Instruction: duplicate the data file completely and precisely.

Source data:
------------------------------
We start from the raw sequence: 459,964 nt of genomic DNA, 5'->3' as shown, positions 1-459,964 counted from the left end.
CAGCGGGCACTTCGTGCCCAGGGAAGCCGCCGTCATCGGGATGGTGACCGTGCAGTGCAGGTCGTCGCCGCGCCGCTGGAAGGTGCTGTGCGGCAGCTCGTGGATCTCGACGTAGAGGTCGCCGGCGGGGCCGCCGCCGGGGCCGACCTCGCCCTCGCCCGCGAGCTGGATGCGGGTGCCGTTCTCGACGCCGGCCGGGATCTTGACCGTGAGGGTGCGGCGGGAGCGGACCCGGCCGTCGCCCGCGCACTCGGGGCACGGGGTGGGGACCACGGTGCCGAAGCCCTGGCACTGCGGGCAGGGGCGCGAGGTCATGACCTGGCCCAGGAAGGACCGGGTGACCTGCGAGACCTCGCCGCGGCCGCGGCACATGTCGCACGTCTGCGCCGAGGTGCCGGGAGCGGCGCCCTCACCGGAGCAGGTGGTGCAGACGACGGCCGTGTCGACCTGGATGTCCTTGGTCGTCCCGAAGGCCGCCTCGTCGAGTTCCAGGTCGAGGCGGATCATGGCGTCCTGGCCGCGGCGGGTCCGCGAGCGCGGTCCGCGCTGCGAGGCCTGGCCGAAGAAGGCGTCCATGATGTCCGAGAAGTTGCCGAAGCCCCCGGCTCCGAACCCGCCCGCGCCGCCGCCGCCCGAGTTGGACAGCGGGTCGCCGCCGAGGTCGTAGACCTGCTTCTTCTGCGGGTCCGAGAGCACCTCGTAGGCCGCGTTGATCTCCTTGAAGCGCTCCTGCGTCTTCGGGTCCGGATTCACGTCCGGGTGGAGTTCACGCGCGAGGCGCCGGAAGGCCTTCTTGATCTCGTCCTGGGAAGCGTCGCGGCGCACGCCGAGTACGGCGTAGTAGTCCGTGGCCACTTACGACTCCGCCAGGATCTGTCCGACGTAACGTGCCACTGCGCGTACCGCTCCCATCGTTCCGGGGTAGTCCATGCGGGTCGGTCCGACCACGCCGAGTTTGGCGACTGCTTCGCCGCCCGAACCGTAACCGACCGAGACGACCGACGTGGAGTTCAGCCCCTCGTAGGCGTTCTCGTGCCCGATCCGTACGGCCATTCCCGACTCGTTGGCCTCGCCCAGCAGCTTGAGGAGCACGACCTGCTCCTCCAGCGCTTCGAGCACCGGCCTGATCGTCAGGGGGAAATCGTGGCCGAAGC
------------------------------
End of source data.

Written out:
We start from the raw sequence: 459,964 nt of genomic DNA, 5'->3' as shown, positions 1-459,964 counted from the left end.
CAGCGGGCACTTCGTGCCCAGGGAAGCCGCCGTCATCGGGATGGTGACCGTGCAGTGCAGGTCGTCGCCGCGCCGCTGGAAGGTGCTGTGCGGCAGCTCGTGGATCTCGACGTAGAGGTCGCCGGCGGGGCCGCCGCCGGGGCCGACCTCGCCCTCGCCCGCGAGCTGGATGCGGGTGCCGTTCTCGACGCCGGCCGGGATCTTGACCGTGAGGGTGCGGCGGGAGCGGACCCGGCCGTCGCCCGCGCACTCGGGGCACGGGGTGGGGACCACGGTGCCGAAGCCCTGGCACTGCGGGCAGGGGCGCGAGGTCATGACCTGGCCCAGGAAGGACCGGGTGACCTGCGAGACCTCGCCGCGGCCGCGGCACATGTCGCACGTCTGCGCCGAGGTGCCGGGAGCGGCGCCCTCACCGGAGCAGGTGGTGCAGACGACGGCCGTGTCGACCTGGATGTCCTTGGTCGTCCCGAAGGCCGCCTCGTCGAGTTCCAGGTCGAGGCGGATCATGGCGTCCTGGCCGCGGCGGGTCCGCGAGCGCGGTCCGCGCTGCGAGGCCTGGCCGAAGAAGGCGTCCATGATGTCCGAGAAGTTGCCGAAGCCCCCGGCTCCGAACCCGCCCGCGCCGCCGCCGCCCGAGTTGGACAGCGGGTCGCCGCCGAGGTCGTAGACCTGCTTCTTCTGCGGGTCCGAGAGCACCTCGTAGGCCGCGTTGATCTCCTTGAAGCGCTCCTGCGTCTTCGGGTCCGGATTCACGTCCGGGTGGAGTTCACGCGCGAGGCGCCGGAAGGCCTTCTTGATCTCGTCCTGGGAAGCGTCGCGGCGCACGCCGAGTACGGCGTAGTAGTCCGTGGCCACTTACGACTCCGCCAGGATCTGTCCGACGTAACGTGCCACTGCGCGTACCGCTCCCATCGTTCCGGGGTAGTCCATGCGGGTCGGTCCGACCACGCCGAGTTTGGCGACTGCTTCGCCGCCCGAACCGTAACCGACCGAGACGACCGACGTGGAGTTCAGCCCCTCGTAGGCGTTCTCGTGCCCGATCCGTACGGCCATTCCCGACTCGTTGGCCTCGCCCAGCAGCTTGAGGAGCACGACCTGCTCCTCCAGCGCTTCGAGCACCGGCCTGATCGTCAGGGGGAAATCGTGGCCGAAGC